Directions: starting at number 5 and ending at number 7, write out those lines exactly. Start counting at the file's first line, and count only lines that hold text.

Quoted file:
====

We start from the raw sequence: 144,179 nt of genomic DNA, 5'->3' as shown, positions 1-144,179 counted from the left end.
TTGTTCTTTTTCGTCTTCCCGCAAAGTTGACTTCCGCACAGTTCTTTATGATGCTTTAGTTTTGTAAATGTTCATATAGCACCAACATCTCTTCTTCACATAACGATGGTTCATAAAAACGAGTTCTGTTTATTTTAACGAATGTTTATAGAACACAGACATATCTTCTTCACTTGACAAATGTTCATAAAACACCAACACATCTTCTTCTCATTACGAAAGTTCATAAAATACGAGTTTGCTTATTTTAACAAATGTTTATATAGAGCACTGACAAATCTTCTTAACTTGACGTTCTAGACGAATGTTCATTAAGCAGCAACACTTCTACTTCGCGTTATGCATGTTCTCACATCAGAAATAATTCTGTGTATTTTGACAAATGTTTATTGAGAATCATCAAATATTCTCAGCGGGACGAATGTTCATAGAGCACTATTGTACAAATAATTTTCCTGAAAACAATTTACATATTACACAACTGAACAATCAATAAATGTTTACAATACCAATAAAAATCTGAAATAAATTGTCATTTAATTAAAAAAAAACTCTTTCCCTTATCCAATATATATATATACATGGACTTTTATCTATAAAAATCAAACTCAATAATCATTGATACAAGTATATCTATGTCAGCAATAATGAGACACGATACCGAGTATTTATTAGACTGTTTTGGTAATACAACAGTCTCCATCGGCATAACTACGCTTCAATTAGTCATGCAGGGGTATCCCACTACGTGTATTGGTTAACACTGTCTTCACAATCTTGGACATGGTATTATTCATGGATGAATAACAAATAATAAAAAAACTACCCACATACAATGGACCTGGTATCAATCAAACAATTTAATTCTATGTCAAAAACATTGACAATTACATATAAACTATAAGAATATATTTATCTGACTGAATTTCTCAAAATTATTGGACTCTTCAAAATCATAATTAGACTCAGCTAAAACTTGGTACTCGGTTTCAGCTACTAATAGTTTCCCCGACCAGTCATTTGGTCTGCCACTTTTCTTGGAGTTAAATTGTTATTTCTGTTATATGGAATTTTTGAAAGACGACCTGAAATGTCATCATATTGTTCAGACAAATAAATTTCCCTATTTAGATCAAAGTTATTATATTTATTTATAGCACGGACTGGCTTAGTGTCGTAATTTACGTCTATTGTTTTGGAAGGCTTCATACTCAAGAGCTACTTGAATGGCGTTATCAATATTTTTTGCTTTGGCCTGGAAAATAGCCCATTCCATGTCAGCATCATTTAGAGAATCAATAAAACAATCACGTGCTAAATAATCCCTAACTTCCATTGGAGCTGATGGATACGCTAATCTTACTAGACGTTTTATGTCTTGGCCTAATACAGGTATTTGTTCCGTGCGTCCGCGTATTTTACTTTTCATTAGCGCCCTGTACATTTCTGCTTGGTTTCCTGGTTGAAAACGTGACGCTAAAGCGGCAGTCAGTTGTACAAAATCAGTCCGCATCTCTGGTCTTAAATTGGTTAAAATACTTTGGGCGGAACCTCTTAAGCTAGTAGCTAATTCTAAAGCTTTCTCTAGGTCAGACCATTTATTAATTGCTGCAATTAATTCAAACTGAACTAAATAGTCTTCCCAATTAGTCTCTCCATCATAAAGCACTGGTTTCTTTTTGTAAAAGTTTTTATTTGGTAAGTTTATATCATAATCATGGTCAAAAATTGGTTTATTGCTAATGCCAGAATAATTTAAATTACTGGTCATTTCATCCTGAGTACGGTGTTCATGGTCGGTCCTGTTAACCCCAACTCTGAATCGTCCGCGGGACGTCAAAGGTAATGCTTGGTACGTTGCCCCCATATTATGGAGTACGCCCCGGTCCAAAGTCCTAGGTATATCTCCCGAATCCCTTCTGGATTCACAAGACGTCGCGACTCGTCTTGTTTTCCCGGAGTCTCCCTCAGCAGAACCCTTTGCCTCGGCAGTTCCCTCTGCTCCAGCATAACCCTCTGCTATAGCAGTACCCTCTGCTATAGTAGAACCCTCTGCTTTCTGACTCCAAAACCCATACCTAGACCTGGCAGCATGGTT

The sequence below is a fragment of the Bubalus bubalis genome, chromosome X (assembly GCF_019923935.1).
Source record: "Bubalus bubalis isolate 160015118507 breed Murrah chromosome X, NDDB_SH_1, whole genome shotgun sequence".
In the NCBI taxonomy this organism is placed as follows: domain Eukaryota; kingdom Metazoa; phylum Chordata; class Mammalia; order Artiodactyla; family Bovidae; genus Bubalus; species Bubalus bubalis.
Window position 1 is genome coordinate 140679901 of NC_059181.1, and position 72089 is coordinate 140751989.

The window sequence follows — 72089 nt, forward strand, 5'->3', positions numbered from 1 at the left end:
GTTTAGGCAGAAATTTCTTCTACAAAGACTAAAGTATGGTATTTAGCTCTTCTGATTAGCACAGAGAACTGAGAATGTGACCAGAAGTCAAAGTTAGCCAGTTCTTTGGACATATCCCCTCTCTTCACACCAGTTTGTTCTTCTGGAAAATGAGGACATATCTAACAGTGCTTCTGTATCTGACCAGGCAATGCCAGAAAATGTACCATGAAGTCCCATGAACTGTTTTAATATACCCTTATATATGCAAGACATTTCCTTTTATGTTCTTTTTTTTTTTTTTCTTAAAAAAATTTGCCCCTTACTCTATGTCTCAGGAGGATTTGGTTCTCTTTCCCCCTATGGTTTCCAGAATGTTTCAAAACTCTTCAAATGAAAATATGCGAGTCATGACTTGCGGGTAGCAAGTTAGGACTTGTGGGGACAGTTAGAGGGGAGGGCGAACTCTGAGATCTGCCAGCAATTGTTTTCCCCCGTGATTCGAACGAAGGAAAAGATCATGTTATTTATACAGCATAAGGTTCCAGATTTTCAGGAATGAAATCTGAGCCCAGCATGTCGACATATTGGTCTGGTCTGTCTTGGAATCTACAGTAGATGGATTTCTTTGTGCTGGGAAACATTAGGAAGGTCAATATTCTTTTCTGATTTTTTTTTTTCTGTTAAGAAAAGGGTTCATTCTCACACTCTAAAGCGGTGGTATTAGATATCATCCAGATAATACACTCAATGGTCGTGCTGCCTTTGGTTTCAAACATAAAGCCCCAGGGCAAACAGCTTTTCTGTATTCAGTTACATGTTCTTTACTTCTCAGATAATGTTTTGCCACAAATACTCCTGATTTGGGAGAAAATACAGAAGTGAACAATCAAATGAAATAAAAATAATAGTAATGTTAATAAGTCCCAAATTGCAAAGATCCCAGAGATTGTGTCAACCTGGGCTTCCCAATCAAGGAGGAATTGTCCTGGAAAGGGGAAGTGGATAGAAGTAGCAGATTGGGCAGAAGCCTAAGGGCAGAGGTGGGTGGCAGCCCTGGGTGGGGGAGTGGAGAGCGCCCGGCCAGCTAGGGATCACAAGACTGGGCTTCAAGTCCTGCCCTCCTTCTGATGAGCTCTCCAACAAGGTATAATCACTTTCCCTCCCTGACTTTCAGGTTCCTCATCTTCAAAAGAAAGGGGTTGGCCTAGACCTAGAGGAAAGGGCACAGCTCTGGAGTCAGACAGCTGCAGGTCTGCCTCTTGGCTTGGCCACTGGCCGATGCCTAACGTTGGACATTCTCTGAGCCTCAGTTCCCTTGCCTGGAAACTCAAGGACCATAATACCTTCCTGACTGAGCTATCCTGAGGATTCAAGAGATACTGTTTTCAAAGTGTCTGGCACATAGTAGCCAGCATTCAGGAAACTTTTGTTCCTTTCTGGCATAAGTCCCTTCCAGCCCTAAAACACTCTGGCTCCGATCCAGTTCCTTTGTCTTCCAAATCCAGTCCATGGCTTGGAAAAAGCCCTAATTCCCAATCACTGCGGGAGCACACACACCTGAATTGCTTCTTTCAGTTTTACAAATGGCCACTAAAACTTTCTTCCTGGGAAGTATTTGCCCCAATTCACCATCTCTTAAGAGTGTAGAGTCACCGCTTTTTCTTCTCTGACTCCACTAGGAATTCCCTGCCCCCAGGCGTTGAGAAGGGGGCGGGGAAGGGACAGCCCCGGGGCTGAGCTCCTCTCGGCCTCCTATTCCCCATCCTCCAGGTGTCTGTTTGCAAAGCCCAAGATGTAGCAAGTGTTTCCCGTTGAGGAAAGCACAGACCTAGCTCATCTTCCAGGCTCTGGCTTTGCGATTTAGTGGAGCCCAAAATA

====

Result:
In the NCBI taxonomy this organism is placed as follows: domain Eukaryota; kingdom Metazoa; phylum Chordata; class Mammalia; order Artiodactyla; family Bovidae; genus Bubalus; species Bubalus bubalis.
Window position 1 is genome coordinate 140679901 of NC_059181.1, and position 72089 is coordinate 140751989.

The window sequence follows — 72089 nt, forward strand, 5'->3', positions numbered from 1 at the left end: